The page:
A non-partisan Field Poll estimated that more Californians would vote by mail in the California primary than would vote at a polling location, L.A. Times announced Wednesday morning. Setting a new record for primary voting, more voters in California are believed to have voted using the mail-in method than voted Tuesday at polling locations. L.A. Times says that California’s primary has become more like an “election week” than an election day.
Over half of all registered voters in California (53 percent) are registered to vote with a ballot that they fill out at their leisure and drop into the mailbox instead of feeding into the ballot box. In total, 8 million voters are believed to have participated in California’s primary, and those who have chosen to vote by mail had until the election day to get their ballots postmarked. Any ballot postmarked by Tuesday, June 6, will be counted and included in the official count.
“Vote-by-mail ballots that are mailed must be postmarked on or before Election Day and received by your county elections office no later than 3 days after Election Day.”
— Andrew Szul (@DSzul78) June 8, 2016
Although the Associated Press declared 100 percent of districts reporting as of Wednesday, the reality is that ballots from vote-by-mail voters in California haven’t even all been delivered by the mail carrier to their destinations yet. So far, just over 5 million votes are accounted for, but 8 million total voters were anticipated, according to The Field Poll. Nearly 3 million ballots might still be up in the air, soon to be counted.
This figure of 3 million votes left to still be counted was also announced by the independent analysts for Target Book. Traditionally, those ballots that aren’t counted by the time the AP announces the anticipatory winners tend to be the ballots of young Democratic voters and Latino voters.
In the Democratic primary in California, the AP reported that Hillary Clinton won California. This call included 3,475,720 votes cast so far in the California Democratic primary. Still, more valid ballots will be counted in the days to come. Bernie Sanders trails Hillary Clinton by about 438,000 votes as of Wednesday afternoon. So, while 100 percent of the districts have reported, far from all of the ballots have been counted in the California primary.
Mark DiCamillo, director of The Field Poll, explained that 44.7 percent of all registered voters in California, by their estimates, would be voting by mail. The Wall Street Journal reported Tuesday that almost 18 million Californians had registered to vote by the primary election. This is the highest number ever recorded before a primary.
According to the Field Poll, less than one-quarter of people voting by mail in the Democratic primary who were polled last week had already sent in their ballots. Those earlier voters favored Clinton. Those ballots would have already been received and mostly counted, according to pundits in California. Of the three-quarters of the vote-by-mail voters in California who had not sent their ballots in by last week, more of them said that they would be voting for Senator Sanders. It’s been noted that many Sanders voters were “No Party Preference” voters that were waiting for their cross-over ballots to arrive so that they could vote for Bernie Sanders.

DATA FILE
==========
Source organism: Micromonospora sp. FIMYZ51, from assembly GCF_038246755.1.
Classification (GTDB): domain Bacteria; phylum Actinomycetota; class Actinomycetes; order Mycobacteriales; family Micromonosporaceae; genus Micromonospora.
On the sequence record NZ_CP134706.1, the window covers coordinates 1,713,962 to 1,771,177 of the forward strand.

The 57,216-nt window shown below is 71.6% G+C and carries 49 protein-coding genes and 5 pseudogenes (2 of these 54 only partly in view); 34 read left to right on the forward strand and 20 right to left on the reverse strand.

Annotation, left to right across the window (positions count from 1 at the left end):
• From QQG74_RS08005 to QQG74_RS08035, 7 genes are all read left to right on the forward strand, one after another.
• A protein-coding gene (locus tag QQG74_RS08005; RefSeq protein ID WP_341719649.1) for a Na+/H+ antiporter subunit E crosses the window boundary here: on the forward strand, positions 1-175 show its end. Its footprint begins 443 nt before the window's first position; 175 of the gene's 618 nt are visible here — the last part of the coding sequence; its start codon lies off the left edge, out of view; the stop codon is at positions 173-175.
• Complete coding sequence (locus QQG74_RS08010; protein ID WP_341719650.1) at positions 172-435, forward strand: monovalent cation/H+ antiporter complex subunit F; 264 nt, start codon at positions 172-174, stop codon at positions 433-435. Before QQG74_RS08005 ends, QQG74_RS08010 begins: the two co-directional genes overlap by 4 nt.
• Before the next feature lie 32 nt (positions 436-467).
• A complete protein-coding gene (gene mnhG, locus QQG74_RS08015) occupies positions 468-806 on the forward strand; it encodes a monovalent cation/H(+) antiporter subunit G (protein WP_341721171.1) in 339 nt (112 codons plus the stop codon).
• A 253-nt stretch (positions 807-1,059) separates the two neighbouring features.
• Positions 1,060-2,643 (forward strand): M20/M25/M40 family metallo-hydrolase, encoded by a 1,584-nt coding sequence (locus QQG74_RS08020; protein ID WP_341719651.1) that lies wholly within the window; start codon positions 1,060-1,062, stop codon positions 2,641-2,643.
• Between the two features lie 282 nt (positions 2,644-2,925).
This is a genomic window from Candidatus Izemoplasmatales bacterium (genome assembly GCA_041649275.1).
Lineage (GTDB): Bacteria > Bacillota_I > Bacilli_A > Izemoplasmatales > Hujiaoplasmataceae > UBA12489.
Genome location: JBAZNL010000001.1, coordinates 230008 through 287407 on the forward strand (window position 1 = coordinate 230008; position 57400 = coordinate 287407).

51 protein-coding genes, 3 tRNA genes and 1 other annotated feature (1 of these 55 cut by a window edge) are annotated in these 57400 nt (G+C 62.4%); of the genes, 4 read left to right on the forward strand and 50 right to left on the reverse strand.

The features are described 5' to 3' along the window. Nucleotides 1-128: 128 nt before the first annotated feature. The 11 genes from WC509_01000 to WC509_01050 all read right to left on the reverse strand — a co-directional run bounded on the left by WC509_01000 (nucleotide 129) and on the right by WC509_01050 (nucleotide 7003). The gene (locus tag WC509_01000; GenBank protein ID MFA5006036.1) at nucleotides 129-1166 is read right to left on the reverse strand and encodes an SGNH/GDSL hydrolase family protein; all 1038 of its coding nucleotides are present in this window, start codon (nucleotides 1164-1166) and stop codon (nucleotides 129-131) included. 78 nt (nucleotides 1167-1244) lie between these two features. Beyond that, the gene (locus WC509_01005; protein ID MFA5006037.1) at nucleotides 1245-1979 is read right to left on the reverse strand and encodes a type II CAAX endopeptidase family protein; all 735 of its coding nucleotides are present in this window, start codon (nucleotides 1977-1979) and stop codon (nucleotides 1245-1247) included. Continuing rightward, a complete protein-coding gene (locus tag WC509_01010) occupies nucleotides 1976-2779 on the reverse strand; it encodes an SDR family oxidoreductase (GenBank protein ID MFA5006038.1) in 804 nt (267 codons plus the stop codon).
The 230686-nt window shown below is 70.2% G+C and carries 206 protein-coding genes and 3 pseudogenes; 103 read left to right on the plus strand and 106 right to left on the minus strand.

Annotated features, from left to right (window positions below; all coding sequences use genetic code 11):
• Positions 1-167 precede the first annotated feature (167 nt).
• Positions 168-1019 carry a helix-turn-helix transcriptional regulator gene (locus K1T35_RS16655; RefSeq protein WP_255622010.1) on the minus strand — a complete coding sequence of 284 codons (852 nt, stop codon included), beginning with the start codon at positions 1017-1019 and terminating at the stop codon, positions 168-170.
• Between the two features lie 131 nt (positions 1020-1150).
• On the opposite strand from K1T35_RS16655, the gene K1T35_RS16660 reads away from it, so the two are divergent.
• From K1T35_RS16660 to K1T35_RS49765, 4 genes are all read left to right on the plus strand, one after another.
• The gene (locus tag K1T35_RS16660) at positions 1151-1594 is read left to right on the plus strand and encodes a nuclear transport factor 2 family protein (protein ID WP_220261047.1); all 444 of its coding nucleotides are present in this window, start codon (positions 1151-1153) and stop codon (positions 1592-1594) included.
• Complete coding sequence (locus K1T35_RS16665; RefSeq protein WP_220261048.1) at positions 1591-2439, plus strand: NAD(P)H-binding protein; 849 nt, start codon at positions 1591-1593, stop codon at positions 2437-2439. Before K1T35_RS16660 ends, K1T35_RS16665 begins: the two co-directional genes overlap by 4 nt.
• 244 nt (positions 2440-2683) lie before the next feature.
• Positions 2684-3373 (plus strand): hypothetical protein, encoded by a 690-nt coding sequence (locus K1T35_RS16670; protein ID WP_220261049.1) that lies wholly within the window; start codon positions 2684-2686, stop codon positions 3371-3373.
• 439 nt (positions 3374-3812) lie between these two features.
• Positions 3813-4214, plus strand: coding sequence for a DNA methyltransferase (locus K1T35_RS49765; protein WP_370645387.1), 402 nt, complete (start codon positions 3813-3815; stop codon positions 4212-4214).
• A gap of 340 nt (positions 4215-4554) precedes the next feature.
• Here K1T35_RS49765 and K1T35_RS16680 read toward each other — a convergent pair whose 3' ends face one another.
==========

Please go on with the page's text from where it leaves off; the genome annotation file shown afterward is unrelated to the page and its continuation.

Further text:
The California secretary of State says that every last valid vote-by-mail ballots are counted “regardless of the outcome or closeness of any race.”
— Janine De la Vega (@JanineKTVU) June 8, 2016
Shocking to most of the Americans who were watching the polls Tuesday night and into Wednesday morning, the California Elections Code requires that the official canvass (that will include all valid vote-by-mail ballots) must begin no later than the Thursday following the election. This official canvass of the California primary is required by law to be open to the public and is permitted to take up to 30 days following the day of the election. This year, that final canvass would be due on July 7.
This canvass is required to include all valid vote-by-mail ballots, provisional ballots that were not already included, and valid write-in votes.
California Elections Code requires county elections officials to track and confirm the receipt of vote-by-mail ballots and “to make this information available by means of an online access system using the county’s elections division web site or via a toll-free telephone number.”
— Los Angeles Times (@latimes) June 7, 2016
In the Democratic primary in California, the AP called the primary for Hillary Clinton. This call included significantly less than 4 million votes. 100 percent of the 22,359 precincts had reported by Wednesday. Still, millions of valid ballots remain uncounted, but will be included in the final count.